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  #21  
Old 12/23/03, 12:19 AM
Darren N.L.I.
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I know what you're saying about water's heat storage ability. Most folks think a Hahsa is the size of a commercial outside heater. If you build it to the designer's spec, it's much larger. There's a couple of truck loads of sand around the piping placed between the firebox and the outside walls. A Hahsa looks like a small outbuilding. With a firebox that takes whole pallets, it's big enough to walk into, you're looking at a big furnace with a lot of thermal storage capacity built in. With the use of concrete blocks and fire brick it will last longer than you will. The surprising part is supposedly it's more economical to fire than its steel counterparts.

The design is about as foolproof as you can get in an outside woodburning heater.
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  #22  
Old 12/23/03, 09:53 AM
 
Join Date: Dec 2003
Location: Colorado
Posts: 1,274
[QUOTE=johnkl]Darren, I beg to differ with your comments about sand holding more heat than water. On a volumetric basis water can store nearly twice as much heat as stone or sand, plus its a lot easier to move the heat when its stored in water.

John, I agree the heat holding ability of water is greater than sand. I also agree that its easier to take the heat out of the water. Isn't it possible though, that if the volume of the sand is much greater than the volume of the water, that the sand would hold not only more heat, but heat that wasn't captured in the water? And since the water runs through the sand.......
Wood burning devices are very inefficient. Most of the heat goes up the flue. Creosote avoidance calls for fast burns. Russian style fireplaces route the flue through lots of rock/brick to capture some of this.
I wonder about the copper in the sand. Should I pump the water or is convection enough? Should I have more than one circuit; like one on the sides and one around the flue? Should the flue have a steady incline? Someone said a tall stack improves the draw. Is a winding flue the same as a tall stack?
I really appreciate all the input, especially the cautions. Even if I don't want the water to boil, I guess the plumbing requires a vent of some sort.
You can bet I'll take pictures as I build this. Construction is set to begin after the spring thaw. gobug
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  #23  
Old 12/23/03, 10:22 AM
Darren N.L.I.
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Gobug, it would be worth your while to contact Darby Industries and get a set of their Hahsa plans. While they've discontinued selling parts, the plans are still available. Everything needed to buy and build the parts is there. I had looked for info related to the last generation of steam locamotive design (in South America) that had improved efficiency.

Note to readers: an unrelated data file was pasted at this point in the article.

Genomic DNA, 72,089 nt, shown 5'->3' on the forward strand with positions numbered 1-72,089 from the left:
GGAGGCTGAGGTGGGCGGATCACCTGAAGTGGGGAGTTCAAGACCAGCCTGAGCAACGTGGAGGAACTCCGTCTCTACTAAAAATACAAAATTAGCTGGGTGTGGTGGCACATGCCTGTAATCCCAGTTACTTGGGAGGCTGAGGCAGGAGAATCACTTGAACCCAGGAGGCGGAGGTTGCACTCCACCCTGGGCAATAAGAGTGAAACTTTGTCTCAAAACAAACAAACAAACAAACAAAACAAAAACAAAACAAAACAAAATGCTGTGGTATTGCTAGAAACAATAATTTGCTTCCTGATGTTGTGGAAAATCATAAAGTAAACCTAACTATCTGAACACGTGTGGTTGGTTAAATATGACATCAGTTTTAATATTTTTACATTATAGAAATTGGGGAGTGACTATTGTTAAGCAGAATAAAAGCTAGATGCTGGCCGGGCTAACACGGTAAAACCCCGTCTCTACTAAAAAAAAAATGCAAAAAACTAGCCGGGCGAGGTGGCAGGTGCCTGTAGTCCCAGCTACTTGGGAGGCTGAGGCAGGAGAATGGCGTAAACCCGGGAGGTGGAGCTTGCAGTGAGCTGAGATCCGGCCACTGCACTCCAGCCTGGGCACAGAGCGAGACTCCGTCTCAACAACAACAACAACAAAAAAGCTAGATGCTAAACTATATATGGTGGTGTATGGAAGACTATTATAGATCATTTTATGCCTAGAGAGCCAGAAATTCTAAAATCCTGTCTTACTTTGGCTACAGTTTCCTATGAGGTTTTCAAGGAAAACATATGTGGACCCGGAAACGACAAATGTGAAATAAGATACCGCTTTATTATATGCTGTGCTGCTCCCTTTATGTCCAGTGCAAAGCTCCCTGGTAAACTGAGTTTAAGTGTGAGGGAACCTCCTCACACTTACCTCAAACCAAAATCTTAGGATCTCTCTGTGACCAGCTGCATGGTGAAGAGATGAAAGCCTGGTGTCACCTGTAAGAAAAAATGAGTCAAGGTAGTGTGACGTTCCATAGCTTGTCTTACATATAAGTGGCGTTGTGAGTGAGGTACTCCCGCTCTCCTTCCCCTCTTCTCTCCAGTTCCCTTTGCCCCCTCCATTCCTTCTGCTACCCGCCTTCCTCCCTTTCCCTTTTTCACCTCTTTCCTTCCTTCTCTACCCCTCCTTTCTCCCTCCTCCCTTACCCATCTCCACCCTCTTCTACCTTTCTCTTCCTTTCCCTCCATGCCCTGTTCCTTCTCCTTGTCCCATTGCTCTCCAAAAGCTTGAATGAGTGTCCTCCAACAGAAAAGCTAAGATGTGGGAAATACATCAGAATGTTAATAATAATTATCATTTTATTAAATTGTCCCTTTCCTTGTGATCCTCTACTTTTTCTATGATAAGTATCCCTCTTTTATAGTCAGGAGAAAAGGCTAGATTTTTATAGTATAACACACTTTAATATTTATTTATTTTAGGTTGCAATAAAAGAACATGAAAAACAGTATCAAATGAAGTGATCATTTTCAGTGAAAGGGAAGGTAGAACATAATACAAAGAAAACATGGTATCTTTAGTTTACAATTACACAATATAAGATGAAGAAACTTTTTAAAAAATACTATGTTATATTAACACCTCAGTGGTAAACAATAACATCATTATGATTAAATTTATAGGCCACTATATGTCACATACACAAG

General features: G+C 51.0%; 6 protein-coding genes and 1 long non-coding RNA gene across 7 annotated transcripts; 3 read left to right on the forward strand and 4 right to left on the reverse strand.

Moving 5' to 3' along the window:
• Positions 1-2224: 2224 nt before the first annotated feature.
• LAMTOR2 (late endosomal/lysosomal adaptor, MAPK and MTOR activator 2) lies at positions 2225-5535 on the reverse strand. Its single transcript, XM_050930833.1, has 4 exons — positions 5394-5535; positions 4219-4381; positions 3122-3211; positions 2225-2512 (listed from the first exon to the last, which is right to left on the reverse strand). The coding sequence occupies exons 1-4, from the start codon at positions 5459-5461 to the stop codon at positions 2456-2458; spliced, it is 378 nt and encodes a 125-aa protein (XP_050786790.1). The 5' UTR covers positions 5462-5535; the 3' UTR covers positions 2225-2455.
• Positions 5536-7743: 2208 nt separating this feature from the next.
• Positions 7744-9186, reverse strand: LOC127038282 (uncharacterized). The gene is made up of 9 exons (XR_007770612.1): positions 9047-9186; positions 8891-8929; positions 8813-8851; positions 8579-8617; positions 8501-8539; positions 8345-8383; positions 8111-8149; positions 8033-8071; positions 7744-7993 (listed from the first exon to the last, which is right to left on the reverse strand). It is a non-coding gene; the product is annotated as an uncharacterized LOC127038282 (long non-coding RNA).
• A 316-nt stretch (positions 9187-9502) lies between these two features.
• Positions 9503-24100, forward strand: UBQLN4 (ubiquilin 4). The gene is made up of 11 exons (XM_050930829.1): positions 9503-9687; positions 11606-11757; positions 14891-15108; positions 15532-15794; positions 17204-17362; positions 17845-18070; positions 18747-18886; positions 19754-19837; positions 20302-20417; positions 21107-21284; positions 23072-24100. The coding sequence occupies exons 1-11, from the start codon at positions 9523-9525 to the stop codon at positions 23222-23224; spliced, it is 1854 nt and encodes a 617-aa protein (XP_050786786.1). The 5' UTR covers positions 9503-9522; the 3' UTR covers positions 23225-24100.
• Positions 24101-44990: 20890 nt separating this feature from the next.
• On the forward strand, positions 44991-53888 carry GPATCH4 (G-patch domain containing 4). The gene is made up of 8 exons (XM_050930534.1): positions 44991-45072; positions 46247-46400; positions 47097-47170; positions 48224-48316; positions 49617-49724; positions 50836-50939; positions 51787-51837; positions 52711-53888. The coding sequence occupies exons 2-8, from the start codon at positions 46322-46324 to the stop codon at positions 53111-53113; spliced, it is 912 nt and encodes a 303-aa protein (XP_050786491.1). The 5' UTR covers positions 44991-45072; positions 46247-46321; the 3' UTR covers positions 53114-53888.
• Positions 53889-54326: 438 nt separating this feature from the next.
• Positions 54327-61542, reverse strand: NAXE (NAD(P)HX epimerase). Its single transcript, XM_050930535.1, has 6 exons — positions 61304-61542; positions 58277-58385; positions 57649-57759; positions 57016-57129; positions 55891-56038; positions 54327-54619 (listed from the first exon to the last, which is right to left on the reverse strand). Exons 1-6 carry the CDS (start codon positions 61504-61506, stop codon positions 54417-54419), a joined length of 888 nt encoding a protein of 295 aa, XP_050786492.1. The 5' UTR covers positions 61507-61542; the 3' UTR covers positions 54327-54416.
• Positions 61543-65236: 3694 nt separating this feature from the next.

The Hahsa is a simply design. It might do what you want without modification.
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  #24  
Old 12/25/03, 11:54 PM
 
Join Date: Feb 2003
Posts: 14
I have a Heatsource 1 outdoor wood stove and i can heat 6500sqr. ft. with roughly 10 pulp cord a year.2400 sqr. ft. is my shop with to overhead doors that i,m in and out of all the time.To controll the water temp of the hot water heater just use a mixing valve on the hot water output.We also sell these stoves as dual fuel units with there own back up built in.
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  #25  
Old 12/26/03, 04:02 PM
 
Join Date: Dec 2003
Location: Colorado
Posts: 1,274
Thanks Darren, I searched on Darby Industries and the search showed "Hasha" in the excerpt from the search engine. Their website omitted "Hasha." I e-mailed them and asked if plans were available. gobug
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  #26  
Old 12/26/03, 04:30 PM
 
Join Date: Dec 2003
Location: Colorado
Posts: 1,274
Thanks for the lead Craig, I studied their website. I like the automatic fan driven combustion chamber. I also like the stainless steel water jacket. I didn't find prices. Could you share what you paid?

My site is perfect for a solar home, and I would be remiss to not take full advantage. I'm sure my future home will not need to use gas, electric, or wood as a heat source. My problem or goal is to use up all the dead wood laying on the ground. Since the existing garage is not solar, and doesn't have a floor, I was thinking I could solve two problems at once (heat the garage, eliminate the dead wood). The Heatsource machine seems to be well designed for daily use in a colder climate than my site. If the Heatsource machine costs more than $1500, it would probably be better to retrofit the garage to be solar. I still have to deal with the dead wood. gobug
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  #27  
Old 12/27/03, 10:18 AM
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Join Date: May 2002
Location: Back in the USSR
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The last time I talked to someone at Darby Industries. they told me that their other businesses had grown so much say would offer Hahsa plans only. Earlier this year they had a Hahsa website. That's been taken down.
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  #28  
Old 12/27/03, 04:40 PM
 
Join Date: Nov 2002
Location: South West MI
Posts: 932
There's a guy that runs an alternative energy website. He has built a couple of hahsa units. Says to keep the sand wet for better storage and transfer.

mikell

http://ww2.green-trust.org:8383/
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